Sibling Rivalry or Abuse

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This page addresses the growing problem of sibling violence. How do you decide what is sibling rivalry or abuse?

Sometimes young kids may not know what behavior is acceptable. It is the responsibility of the parents to teach them and set boundaries. Hopefully, the information below will help you to find out if one of your children is abusing the other. Some of the information may be repeated throughout the different articles.

I have placed on this website a true story of sibling abuse entitled "Sibling Abuse: A Survivors Story". Everyone needs to read this story. It will help you understand what children who are abused by their brother or sister are going through. Follow this link, "Sibling Abuse: A Survivors Story", to read the story.

* As always, we advise you to seek professional help if you find there is abuse or violence between your children.

Sibling Violence A Family Secret

By Katy Butler
The New York Times

From infancy until he reached the threshold of manhood, the beatings Daniel W. Smith received at his older brother's hands were qualitatively different from routine sibling rivalry. Rarely did he and his brother just shove each other in the back of the family car over who was crowding whom, or wrestle over a toy firetruck.

Instead, Smith said in an interview, his brother, Sean, would grip him in a headlock or stranglehold and punch him repeatedly.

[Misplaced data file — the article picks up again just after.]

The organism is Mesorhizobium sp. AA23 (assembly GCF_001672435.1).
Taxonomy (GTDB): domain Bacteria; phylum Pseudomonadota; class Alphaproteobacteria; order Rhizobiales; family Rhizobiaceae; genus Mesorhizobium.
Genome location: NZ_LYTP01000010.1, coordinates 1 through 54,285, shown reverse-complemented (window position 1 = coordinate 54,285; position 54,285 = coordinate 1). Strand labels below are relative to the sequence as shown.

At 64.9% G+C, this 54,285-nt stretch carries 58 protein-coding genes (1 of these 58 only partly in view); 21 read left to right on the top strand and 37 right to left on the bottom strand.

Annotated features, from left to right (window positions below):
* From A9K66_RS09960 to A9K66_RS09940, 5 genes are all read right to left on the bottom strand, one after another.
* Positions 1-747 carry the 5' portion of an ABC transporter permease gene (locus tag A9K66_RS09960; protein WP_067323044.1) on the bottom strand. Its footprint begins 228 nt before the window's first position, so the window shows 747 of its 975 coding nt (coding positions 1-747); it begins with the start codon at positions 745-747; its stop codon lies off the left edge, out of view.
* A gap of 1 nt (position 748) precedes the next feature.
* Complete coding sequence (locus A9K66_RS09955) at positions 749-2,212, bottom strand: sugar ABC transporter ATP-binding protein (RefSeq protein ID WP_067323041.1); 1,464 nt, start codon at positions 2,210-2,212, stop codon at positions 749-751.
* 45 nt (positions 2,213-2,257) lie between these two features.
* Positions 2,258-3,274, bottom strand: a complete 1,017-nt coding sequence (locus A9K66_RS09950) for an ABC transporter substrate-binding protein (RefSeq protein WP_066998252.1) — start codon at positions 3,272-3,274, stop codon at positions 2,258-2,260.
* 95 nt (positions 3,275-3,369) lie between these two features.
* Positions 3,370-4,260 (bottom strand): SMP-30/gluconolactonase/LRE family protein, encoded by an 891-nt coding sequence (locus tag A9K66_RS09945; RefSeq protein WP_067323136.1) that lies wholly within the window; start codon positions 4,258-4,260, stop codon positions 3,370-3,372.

"Fighting back just made it worse, so I'd just take it and wait for it to be over," said Smith, who was 18 months younger than his brother. "What was I going to do? Where was I going to go? I was 10 years old."
To speak only of helplessness and intimidation, however, is to oversimplify a complex bond. "We played kickball with neighborhood kids, and we'd go off exploring in the woods together as if he were any other friend," said Smith, who is now 34 and a writing instructor at San Francisco State University. (Sean died of a heart attack three years ago.)

"But there was always tension," he said, "because at any moment things could go sour."

Siblings have been trading blows since God first played favorites with Cain and Abel. Nearly murderous sibling fights -- over possessions, privacy, pecking orders and parental love -- are woven through biblical stories, folktales, and fiction and family legends.

In Genesis, Joseph's jealous older brothers strip him of his coat of many colors and throw him into a pit in the wilderness. Brutal brother-on-brother violence dominates an opening section of John Steinbeck's "East of Eden".

This casual, intimate violence can be as mild as a shoving match and as savage as an attack with a baseball bat. It is so common that it is almost invisible. Parents often ignore it as long as nobody gets killed; researchers rarely study it; and many psychotherapists consider its softer forms a normal part of growing up.


But there is growing evidence that in a minority of cases, sibling warfare becomes a form of repeated, inescapable and emotionally damaging abuse, as was the case for Smith.

In a study published last year in the journal Child Maltreatment, a group of sociologists found that 35 percent of children had been "hit or attacked" by a sibling in the previous year. The study was based on phone interviews with a representative national sample of 2,030 children or those who take care of them.

Although some of the attacks may have been fleeting and harmless, more than a third were troubling on their face.